National Cancer Institute


Posted Date: Jul 3, 2008

TABLE OF CONTENTS


Description

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What are pituitary tumors?

Pituitary tumors are tumors found in the pituitary gland, a small organ about the size of a pea in the center of the brain just above the back of the nose. The pituitary gland makes hormones that affect growth and the functions of other glands in the body. Pituitary tumors may be grouped as follows:

  • Benign adenomas, which are noncancer. These grow very slowly and do not spread from the pituitary gland to other parts of the body.
  • Invasive adenomas, which spread to the outer covering of the brain, bones of the skull, or the sinus cavity below the pituitary gland.
  • Carcinomas, which are malignant (cancer). These are pituitary tumors that have spread far from the pituitary gland in the central nervous system (brain and spinal cord) or outside of the central nervous system.

These pituitary tumors may be either functioning or nonfunctioning. Tumors that make one or more of the pituitary hormones are called functioning tumors, while those that do not make hormones are called nonfunctioning tumors. Each type of functioning tumor causes different symptoms, depending on the type of hormone that is being made by the tumor. Symptoms may also be caused if the tumor grows large and presses on nearby parts of the brain. A doctor should be seen if there are symptoms such as these:

  • Headaches.
  • Trouble seeing or moving the eyes.
  • Vomiting.
  • Any of the symptoms caused by too many hormones, as described under the tumor types in the Stage Explanation section.

Some cancers in other parts of the body may metastasize (spread) to the pituitary gland, but these pituitary tumors usually do not cause symptoms. Breast and lung cancer are the most common types of cancer that spread to the pituitary.

If there are symptoms, a doctor may order laboratory tests to see what the hormone levels are in the blood. The doctor may also order an MRI (magnetic resonance imaging) scan, which uses magnetic waves to make a picture of the inside of the brain. Other special x-rays may also be done.


Stage Explanation

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Types of pituitary tumors

Pituitary tumors are classified according to size:

  • Microadenomas are smaller than 10 millimeters.
  • Macroadenomas are 10 millimeters or larger.

Most pituitary adenomas are microadenomas.

Once a pituitary tumor is found, more tests will be done to find out how far the tumor has spread, the type of tumor, and whether or not it makes hormones. Treatment of the tumor depends on these factors and also on the symptoms caused by the tumor and the patient's age and general health. The following types of pituitary tumors are found:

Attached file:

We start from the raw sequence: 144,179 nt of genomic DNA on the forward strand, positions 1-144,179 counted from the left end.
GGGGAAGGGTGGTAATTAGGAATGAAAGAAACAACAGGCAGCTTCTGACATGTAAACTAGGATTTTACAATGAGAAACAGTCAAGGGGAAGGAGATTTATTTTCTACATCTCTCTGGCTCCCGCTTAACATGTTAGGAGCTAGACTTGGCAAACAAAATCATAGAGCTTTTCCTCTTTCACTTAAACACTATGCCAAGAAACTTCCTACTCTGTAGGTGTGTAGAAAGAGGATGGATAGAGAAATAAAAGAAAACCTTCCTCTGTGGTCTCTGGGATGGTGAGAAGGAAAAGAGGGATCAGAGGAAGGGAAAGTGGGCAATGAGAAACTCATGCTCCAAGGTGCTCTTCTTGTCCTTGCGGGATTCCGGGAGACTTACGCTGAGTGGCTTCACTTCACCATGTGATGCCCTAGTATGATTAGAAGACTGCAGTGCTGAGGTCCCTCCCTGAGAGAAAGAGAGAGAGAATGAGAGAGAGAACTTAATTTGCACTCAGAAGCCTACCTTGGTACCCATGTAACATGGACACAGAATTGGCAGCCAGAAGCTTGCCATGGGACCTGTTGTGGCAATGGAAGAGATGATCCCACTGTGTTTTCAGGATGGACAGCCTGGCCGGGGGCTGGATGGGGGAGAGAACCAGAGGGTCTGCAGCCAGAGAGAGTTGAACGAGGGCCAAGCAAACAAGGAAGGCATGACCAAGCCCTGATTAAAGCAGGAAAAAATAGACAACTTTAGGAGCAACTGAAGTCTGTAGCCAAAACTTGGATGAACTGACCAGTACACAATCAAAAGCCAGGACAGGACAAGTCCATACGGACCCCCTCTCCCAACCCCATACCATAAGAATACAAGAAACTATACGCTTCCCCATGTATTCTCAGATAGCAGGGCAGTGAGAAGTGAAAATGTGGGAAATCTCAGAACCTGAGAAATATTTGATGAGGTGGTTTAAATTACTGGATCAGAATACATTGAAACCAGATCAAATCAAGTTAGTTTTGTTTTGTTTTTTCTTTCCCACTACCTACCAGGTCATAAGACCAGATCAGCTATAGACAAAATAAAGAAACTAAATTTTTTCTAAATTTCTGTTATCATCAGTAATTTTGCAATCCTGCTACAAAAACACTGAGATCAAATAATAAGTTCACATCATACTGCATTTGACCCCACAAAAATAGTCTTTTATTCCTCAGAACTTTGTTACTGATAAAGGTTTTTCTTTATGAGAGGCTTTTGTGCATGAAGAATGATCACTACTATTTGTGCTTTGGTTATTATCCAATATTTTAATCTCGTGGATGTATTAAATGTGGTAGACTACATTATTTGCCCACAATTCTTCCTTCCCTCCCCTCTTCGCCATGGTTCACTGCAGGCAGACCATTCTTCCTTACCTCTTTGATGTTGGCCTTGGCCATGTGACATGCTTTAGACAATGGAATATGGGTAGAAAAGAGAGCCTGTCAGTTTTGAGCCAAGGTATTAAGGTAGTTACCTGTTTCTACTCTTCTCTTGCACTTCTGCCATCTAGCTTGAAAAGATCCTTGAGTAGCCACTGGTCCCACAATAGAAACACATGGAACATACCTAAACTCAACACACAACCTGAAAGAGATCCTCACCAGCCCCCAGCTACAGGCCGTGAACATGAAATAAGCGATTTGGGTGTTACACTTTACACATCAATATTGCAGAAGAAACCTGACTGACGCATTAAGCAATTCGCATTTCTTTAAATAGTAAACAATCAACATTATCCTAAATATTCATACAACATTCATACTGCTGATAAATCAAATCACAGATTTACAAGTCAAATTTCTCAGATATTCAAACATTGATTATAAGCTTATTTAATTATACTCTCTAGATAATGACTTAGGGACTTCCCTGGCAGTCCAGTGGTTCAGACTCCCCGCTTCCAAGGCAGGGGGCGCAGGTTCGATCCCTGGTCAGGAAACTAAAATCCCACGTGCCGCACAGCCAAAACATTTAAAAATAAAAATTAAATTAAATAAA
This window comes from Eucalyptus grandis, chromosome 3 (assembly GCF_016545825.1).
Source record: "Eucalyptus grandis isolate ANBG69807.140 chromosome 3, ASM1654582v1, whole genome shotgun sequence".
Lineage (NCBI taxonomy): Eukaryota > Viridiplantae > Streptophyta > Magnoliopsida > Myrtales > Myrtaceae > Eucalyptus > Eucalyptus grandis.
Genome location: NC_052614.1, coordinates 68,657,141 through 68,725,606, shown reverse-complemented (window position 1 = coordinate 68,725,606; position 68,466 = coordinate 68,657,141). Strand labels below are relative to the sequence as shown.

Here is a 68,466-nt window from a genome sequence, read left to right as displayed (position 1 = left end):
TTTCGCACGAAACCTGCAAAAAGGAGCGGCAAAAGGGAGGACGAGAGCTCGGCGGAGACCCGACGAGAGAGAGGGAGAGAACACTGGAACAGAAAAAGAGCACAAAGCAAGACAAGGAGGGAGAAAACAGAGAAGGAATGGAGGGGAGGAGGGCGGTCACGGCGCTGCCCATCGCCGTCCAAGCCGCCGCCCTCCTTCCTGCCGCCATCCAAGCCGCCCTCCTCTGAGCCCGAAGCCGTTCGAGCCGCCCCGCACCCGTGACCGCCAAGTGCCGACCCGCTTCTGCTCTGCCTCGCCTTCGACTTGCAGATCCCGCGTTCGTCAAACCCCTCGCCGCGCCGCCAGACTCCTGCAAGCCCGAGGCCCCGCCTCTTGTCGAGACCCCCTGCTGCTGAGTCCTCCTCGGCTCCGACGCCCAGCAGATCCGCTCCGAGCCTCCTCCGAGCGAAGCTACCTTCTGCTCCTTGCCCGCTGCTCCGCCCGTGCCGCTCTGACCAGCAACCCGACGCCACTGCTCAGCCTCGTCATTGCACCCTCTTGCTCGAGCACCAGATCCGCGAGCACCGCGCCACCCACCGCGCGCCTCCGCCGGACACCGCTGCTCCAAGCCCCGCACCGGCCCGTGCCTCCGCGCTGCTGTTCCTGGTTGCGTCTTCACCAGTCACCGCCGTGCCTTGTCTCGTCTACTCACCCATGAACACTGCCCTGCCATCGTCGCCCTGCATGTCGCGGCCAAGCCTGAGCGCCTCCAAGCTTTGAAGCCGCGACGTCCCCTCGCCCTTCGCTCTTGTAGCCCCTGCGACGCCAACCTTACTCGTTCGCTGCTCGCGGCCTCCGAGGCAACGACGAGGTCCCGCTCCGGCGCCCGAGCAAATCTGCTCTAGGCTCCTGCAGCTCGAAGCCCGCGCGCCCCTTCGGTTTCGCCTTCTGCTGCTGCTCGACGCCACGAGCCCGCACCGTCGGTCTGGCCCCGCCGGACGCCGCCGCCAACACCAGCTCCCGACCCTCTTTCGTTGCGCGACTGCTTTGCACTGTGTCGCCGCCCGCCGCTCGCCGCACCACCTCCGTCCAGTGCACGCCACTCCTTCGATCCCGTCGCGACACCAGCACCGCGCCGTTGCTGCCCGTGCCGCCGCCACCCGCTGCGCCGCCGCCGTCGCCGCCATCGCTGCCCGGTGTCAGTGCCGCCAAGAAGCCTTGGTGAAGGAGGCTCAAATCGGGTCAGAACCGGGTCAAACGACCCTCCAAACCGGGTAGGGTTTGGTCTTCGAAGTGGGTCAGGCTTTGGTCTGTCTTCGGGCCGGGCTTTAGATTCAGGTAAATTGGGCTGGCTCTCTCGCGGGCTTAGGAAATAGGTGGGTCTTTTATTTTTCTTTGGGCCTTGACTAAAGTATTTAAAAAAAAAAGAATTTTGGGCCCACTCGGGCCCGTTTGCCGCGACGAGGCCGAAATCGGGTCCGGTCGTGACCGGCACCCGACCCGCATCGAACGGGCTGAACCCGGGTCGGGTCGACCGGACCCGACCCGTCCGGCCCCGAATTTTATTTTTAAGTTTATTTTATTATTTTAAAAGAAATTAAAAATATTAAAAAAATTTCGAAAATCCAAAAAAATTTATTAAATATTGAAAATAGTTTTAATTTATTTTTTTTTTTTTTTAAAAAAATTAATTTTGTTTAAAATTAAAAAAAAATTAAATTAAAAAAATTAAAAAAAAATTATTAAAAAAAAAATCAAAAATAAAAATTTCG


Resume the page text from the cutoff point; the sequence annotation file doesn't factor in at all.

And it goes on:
Prolactin-producing tumors

These tumors make prolactin, a hormone that stimulates a woman's breasts to make milk during and after pregnancy. Prolactin-secreting tumors can cause the breasts to make milk and menstrual periods to stop when a woman is not pregnant. In men, prolactin-producing tumors can cause impotence.


ACTH-producing tumors

These tumors make a hormone called adrenocorticotropic hormone (ACTH), which stimulates the adrenal glands to make glucocorticoids. When the body makes too much ACTH, it causes Cushing disease. In Cushing disease, fat builds up in the face, back, and chest, and the arms and legs become very thin. Another symptom of ACTH-producing tumors is weakened bones.


Growth hormone-producing tumors

These tumors make growth hormone. Too much growth hormone can cause acromegaly (the hands, feet, and face are larger than normal) or gigantism (the whole body grows much larger than normal).


Nonfunctioning pituitary tumors

Nonfunctioning tumors do not produce hormones. Symptoms such as headache or trouble seeing may be caused by the tumor pressing on nearby brain tissue. If the tumor presses on or destroys parts of the pituitary gland, the pituitary gland may stop making one or more of its hormones. Lack of a certain hormone will affect the work of the gland or organ that the hormone controls. For example, if the pituitary gland stops making the hormone that affects the ovaries, the ovaries will not work normally or will not develop normally in a child.


Thyroid-stimulating hormone-producing tumors